So, in addition to there being much less cash available to spend, there are also much greater levels of uncertainty which serve to further reduce the likelihood of spending whatever cash is available.
When these conditions are combined with the uncertainty for the timing of an exit from the lock down, it becomes very difficult to predict when economic activity will get back to something resembling normal.
Because of the likelihood for an extended disruption to our economic activity, it becomes less likely there will be a return to the "old" normal. Leaders will emerge from different sectors of the economy and position themselves to take advantage of the opportunity the crisis has created by implementing the economic and technological solutions necessary to facilitate establishing a "new" normal.
The "new" normal may be shaped around a workforce that is more likely to work from home and that may be more open to buy what they need from local sources. The economic shock we're experiencing may also play into an increased trend for repatriation of offshore manufacturing into capital intensive, highly efficient, onshore manufacturing facilities. Such a trend could be expected to reduce the risk of future shutdowns in economic activity that could otherwise develop from similar threats.
With our foundation for the current economic conditions established, we will be assessing the impact on the office products and business equipment industry in a series of blogs with a special emphasis on the role of the independent dealers that serve the industry.
Our goal with this series of publications is to help dealers visualize a blueprint for success within a "new" normal and from which they are able to grow and prosper as the economy emerges from the crisis it is currently overwhelmed by.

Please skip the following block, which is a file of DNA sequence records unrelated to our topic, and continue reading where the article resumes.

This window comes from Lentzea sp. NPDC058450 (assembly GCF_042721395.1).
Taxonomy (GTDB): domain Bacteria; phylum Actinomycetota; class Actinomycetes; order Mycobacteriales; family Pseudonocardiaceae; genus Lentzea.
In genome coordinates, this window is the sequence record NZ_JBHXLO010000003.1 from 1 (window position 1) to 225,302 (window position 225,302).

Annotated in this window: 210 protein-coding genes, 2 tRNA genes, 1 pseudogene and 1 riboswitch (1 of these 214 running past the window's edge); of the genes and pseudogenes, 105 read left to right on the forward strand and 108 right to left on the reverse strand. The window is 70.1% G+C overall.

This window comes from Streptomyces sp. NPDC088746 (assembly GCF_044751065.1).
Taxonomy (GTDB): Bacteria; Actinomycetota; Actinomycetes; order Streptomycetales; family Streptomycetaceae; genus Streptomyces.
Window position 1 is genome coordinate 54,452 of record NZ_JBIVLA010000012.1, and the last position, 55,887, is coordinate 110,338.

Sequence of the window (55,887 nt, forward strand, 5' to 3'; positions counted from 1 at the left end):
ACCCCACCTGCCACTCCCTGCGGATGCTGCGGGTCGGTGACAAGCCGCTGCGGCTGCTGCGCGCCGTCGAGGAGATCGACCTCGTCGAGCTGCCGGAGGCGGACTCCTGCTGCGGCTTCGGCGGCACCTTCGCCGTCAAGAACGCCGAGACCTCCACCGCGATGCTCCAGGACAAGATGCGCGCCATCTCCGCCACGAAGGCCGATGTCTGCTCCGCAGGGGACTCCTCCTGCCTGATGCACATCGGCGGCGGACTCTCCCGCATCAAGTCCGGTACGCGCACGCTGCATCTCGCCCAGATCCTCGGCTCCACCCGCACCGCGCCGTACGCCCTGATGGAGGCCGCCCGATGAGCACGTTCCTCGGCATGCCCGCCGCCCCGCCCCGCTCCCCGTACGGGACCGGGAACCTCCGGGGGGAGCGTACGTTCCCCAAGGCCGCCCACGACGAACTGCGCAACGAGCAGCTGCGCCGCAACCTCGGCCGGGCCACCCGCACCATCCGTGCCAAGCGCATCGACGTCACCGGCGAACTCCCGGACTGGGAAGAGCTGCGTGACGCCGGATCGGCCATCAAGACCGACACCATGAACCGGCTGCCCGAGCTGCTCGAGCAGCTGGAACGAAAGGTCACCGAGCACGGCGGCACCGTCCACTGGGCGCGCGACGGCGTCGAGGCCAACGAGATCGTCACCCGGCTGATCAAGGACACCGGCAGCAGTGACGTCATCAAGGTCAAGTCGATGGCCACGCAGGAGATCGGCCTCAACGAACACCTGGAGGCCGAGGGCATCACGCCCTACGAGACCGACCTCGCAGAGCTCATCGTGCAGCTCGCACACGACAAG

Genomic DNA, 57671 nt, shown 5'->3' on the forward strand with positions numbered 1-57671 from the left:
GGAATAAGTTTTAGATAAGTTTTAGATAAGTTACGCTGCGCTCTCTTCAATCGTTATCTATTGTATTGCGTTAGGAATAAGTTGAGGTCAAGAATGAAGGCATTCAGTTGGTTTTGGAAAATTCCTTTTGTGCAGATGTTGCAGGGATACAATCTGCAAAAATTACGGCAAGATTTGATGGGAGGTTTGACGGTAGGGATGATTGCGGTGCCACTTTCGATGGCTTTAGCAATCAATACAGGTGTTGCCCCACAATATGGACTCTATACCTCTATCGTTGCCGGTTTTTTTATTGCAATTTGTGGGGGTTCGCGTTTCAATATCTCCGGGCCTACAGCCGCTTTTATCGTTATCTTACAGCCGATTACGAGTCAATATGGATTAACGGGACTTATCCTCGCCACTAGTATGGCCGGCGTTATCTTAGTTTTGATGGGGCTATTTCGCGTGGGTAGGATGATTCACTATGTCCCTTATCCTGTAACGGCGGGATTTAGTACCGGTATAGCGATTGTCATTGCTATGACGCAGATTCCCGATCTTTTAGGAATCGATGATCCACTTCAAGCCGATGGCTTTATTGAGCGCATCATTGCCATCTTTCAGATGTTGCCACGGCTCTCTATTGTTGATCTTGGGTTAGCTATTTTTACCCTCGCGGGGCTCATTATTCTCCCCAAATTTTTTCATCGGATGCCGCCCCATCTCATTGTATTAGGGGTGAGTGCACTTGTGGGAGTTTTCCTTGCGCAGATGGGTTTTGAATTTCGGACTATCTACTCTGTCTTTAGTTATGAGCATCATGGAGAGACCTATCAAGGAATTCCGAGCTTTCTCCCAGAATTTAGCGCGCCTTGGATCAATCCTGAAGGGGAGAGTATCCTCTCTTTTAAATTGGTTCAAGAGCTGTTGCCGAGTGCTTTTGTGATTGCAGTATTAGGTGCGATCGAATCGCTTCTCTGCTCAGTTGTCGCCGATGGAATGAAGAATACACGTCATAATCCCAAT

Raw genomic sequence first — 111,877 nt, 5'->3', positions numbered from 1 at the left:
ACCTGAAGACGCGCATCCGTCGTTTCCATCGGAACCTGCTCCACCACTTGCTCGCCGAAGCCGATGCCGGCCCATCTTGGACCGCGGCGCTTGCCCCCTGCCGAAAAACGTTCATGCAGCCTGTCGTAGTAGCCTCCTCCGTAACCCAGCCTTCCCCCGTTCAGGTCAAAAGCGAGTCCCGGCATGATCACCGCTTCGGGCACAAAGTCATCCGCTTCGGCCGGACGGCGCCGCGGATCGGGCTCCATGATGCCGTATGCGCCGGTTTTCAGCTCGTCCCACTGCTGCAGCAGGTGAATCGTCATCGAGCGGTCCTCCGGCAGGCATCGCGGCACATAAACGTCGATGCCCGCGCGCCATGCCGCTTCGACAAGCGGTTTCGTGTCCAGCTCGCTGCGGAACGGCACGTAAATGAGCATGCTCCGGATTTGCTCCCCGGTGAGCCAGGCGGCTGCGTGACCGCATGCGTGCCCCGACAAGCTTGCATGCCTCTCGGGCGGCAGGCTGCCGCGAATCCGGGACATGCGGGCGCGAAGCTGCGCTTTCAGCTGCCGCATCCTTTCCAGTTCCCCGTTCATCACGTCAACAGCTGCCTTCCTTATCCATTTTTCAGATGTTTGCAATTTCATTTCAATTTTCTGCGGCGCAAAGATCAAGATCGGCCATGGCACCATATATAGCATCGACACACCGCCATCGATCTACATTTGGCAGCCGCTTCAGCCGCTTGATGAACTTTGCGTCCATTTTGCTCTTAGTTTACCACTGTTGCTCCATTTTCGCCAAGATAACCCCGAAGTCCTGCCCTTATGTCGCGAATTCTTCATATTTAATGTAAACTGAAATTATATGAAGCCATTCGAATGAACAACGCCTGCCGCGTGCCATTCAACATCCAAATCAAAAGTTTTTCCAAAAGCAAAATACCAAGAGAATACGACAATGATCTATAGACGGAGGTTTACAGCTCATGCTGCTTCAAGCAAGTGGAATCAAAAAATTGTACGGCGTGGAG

- What will happen to the centralized-print value proposition?
- What role will the Internet of Things (IoT) play?
- What will the impact on dealer-based equipment territories, sales quotas, and legacy compensation plans?
- What impact on billing systems and billing methods?
- The increased impetus for deploying technology to reduce cost, improve efficiency and elevate the value proposition.
- How to survive when competing with the behemoths.
- Facilitating higher levels of economic activity in local markets.
- A vision for the future - establishing digitally connected local marketplaces.
- The independent dealer - reducing its own cost while facilitating technology to help its customers sell more.
- Laggards and legacy players combine to assert their waning power to try and prevent change.
To learn more about the impact of the changing environment on the reseller's value proposition please sign-up for our blog to receive automatic notifications as we publish important new material.
You may also be interested to access to our resource page, "Channel Convergence and the Impact on Independent Resellers" or, to learn more about the full scope of this material and to access in a downloadable e-Book format, please click the cover image below.